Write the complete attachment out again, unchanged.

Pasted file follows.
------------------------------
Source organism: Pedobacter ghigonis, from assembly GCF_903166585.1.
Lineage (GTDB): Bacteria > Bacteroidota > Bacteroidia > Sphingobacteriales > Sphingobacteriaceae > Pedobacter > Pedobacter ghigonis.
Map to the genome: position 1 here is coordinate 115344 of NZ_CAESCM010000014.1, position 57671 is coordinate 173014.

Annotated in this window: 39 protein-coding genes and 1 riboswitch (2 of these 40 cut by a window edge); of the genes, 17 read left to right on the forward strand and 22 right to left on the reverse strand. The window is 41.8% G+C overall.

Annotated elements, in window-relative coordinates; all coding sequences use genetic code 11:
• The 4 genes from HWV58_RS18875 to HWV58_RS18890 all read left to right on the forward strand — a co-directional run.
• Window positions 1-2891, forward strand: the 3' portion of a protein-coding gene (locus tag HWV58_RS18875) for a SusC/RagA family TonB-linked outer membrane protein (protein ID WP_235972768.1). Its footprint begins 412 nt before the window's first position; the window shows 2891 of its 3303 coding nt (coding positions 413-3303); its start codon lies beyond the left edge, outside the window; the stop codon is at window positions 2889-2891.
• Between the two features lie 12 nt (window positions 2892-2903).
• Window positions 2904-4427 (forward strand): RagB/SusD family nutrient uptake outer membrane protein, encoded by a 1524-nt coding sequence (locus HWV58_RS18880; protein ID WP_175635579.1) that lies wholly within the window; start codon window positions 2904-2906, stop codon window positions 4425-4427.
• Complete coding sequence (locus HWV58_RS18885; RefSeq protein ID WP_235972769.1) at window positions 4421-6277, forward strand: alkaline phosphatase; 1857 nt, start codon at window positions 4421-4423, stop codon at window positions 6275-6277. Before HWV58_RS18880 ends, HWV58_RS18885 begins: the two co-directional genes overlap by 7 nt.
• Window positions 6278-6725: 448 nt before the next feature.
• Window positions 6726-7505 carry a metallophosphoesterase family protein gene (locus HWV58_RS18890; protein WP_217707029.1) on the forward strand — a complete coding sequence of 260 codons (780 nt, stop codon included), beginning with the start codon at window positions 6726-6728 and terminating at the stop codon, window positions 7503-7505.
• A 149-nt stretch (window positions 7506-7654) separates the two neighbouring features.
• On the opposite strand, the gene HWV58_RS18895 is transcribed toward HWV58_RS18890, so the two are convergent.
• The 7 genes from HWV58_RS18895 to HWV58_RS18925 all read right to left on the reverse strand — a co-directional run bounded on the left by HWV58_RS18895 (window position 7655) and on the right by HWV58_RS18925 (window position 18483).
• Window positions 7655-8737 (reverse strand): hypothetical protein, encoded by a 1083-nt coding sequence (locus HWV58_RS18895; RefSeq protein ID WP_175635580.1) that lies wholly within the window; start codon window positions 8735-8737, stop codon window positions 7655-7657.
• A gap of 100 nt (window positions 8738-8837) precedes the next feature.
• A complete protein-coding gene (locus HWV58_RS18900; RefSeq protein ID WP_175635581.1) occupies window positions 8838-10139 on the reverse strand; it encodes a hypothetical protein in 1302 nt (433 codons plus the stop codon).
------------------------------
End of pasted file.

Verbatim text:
Source organism: Pedobacter ghigonis, from assembly GCF_903166585.1.
Lineage (GTDB): Bacteria > Bacteroidota > Bacteroidia > Sphingobacteriales > Sphingobacteriaceae > Pedobacter > Pedobacter ghigonis.
Map to the genome: position 1 here is coordinate 115344 of NZ_CAESCM010000014.1, position 57671 is coordinate 173014.

Annotated in this window: 39 protein-coding genes and 1 riboswitch (2 of these 40 cut by a window edge); of the genes, 17 read left to right on the forward strand and 22 right to left on the reverse strand. The window is 41.8% G+C overall.

Annotated elements, in window-relative coordinates; all coding sequences use genetic code 11:
• The 4 genes from HWV58_RS18875 to HWV58_RS18890 all read left to right on the forward strand — a co-directional run.
• Window positions 1-2891, forward strand: the 3' portion of a protein-coding gene (locus tag HWV58_RS18875) for a SusC/RagA family TonB-linked outer membrane protein (protein ID WP_235972768.1). Its footprint begins 412 nt before the window's first position; the window shows 2891 of its 3303 coding nt (coding positions 413-3303); its start codon lies beyond the left edge, outside the window; the stop codon is at window positions 2889-2891.
• Between the two features lie 12 nt (window positions 2892-2903).
• Window positions 2904-4427 (forward strand): RagB/SusD family nutrient uptake outer membrane protein, encoded by a 1524-nt coding sequence (locus HWV58_RS18880; protein ID WP_175635579.1) that lies wholly within the window; start codon window positions 2904-2906, stop codon window positions 4425-4427.
• Complete coding sequence (locus HWV58_RS18885; RefSeq protein ID WP_235972769.1) at window positions 4421-6277, forward strand: alkaline phosphatase; 1857 nt, start codon at window positions 4421-4423, stop codon at window positions 6275-6277. Before HWV58_RS18880 ends, HWV58_RS18885 begins: the two co-directional genes overlap by 7 nt.
• Window positions 6278-6725: 448 nt before the next feature.
• Window positions 6726-7505 carry a metallophosphoesterase family protein gene (locus HWV58_RS18890; protein WP_217707029.1) on the forward strand — a complete coding sequence of 260 codons (780 nt, stop codon included), beginning with the start codon at window positions 6726-6728 and terminating at the stop codon, window positions 7503-7505.
• A 149-nt stretch (window positions 7506-7654) separates the two neighbouring features.
• On the opposite strand, the gene HWV58_RS18895 is transcribed toward HWV58_RS18890, so the two are convergent.
• The 7 genes from HWV58_RS18895 to HWV58_RS18925 all read right to left on the reverse strand — a co-directional run bounded on the left by HWV58_RS18895 (window position 7655) and on the right by HWV58_RS18925 (window position 18483).
• Window positions 7655-8737 (reverse strand): hypothetical protein, encoded by a 1083-nt coding sequence (locus HWV58_RS18895; RefSeq protein ID WP_175635580.1) that lies wholly within the window; start codon window positions 8735-8737, stop codon window positions 7655-7657.
• A gap of 100 nt (window positions 8738-8837) precedes the next feature.
• A complete protein-coding gene (locus HWV58_RS18900; RefSeq protein ID WP_175635581.1) occupies window positions 8838-10139 on the reverse strand; it encodes a hypothetical protein in 1302 nt (433 codons plus the stop codon).